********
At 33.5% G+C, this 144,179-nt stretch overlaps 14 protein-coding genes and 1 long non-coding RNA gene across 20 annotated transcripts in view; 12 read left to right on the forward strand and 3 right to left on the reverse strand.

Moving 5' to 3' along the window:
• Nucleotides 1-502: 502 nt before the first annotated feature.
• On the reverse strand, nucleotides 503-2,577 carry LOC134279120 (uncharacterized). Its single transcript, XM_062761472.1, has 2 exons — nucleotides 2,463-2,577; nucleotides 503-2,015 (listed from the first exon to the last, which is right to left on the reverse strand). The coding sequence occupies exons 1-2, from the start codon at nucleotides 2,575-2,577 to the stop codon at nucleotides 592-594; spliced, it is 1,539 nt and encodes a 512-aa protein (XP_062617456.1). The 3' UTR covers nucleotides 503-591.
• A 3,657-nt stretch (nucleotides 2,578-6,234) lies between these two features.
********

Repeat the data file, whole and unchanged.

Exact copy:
At 33.5% G+C, this 144,179-nt stretch overlaps 14 protein-coding genes and 1 long non-coding RNA gene across 20 annotated transcripts in view; 12 read left to right on the forward strand and 3 right to left on the reverse strand.

Moving 5' to 3' along the window:
• Nucleotides 1-502: 502 nt before the first annotated feature.
• On the reverse strand, nucleotides 503-2,577 carry LOC134279120 (uncharacterized). Its single transcript, XM_062761472.1, has 2 exons — nucleotides 2,463-2,577; nucleotides 503-2,015 (listed from the first exon to the last, which is right to left on the reverse strand). The coding sequence occupies exons 1-2, from the start codon at nucleotides 2,575-2,577 to the stop codon at nucleotides 592-594; spliced, it is 1,539 nt and encodes a 512-aa protein (XP_062617456.1). The 3' UTR covers nucleotides 503-591.
• A 3,657-nt stretch (nucleotides 2,578-6,234) lies between these two features.